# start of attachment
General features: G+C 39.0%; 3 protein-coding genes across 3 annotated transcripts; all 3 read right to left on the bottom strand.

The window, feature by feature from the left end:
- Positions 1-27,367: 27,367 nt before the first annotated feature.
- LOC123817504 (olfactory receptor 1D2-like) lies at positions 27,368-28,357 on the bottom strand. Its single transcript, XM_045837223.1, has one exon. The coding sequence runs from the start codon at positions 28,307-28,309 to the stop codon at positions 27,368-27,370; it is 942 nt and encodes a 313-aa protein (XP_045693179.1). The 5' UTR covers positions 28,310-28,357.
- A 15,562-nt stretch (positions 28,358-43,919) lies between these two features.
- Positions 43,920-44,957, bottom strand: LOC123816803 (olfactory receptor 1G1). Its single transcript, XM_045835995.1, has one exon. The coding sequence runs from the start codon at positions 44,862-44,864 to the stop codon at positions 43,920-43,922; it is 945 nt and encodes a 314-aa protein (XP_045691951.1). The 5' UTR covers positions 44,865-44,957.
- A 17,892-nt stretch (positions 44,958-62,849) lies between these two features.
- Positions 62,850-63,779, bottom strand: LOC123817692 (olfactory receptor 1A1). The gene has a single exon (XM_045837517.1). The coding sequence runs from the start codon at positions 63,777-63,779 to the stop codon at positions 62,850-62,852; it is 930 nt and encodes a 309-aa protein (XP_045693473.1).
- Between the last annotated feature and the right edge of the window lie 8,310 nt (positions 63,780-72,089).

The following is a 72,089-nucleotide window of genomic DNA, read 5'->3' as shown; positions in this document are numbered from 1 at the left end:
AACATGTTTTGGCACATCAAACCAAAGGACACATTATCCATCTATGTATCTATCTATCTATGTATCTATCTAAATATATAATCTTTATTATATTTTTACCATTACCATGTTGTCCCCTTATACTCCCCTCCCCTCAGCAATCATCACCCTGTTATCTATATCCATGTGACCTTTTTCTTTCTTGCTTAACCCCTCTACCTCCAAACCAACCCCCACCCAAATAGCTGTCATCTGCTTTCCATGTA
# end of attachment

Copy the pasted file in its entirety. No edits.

General features: G+C 39.0%; 3 protein-coding genes across 3 annotated transcripts; all 3 read right to left on the bottom strand.

The window, feature by feature from the left end:
- Positions 1-27,367: 27,367 nt before the first annotated feature.
- LOC123817504 (olfactory receptor 1D2-like) lies at positions 27,368-28,357 on the bottom strand. Its single transcript, XM_045837223.1, has one exon. The coding sequence runs from the start codon at positions 28,307-28,309 to the stop codon at positions 27,368-27,370; it is 942 nt and encodes a 313-aa protein (XP_045693179.1). The 5' UTR covers positions 28,310-28,357.
- A 15,562-nt stretch (positions 28,358-43,919) lies between these two features.
- Positions 43,920-44,957, bottom strand: LOC123816803 (olfactory receptor 1G1). Its single transcript, XM_045835995.1, has one exon. The coding sequence runs from the start codon at positions 44,862-44,864 to the stop codon at positions 43,920-43,922; it is 945 nt and encodes a 314-aa protein (XP_045691951.1). The 5' UTR covers positions 44,865-44,957.
- A 17,892-nt stretch (positions 44,958-62,849) lies between these two features.
- Positions 62,850-63,779, bottom strand: LOC123817692 (olfactory receptor 1A1). The gene has a single exon (XM_045837517.1). The coding sequence runs from the start codon at positions 63,777-63,779 to the stop codon at positions 62,850-62,852; it is 930 nt and encodes a 309-aa protein (XP_045693473.1).
- Between the last annotated feature and the right edge of the window lie 8,310 nt (positions 63,780-72,089).

The following is a 72,089-nucleotide window of genomic DNA, read 5'->3' as shown; positions in this document are numbered from 1 at the left end:
AACATGTTTTGGCACATCAAACCAAAGGACACATTATCCATCTATGTATCTATCTATCTATGTATCTATCTAAATATATAATCTTTATTATATTTTTACCATTACCATGTTGTCCCCTTATACTCCCCTCCCCTCAGCAATCATCACCCTGTTATCTATATCCATGTGACCTTTTTCTTTCTTGCTTAACCCCTCTACCTCCAAACCAACCCCCACCCAAATAGCTGTCATCTGCTTTCCATGTA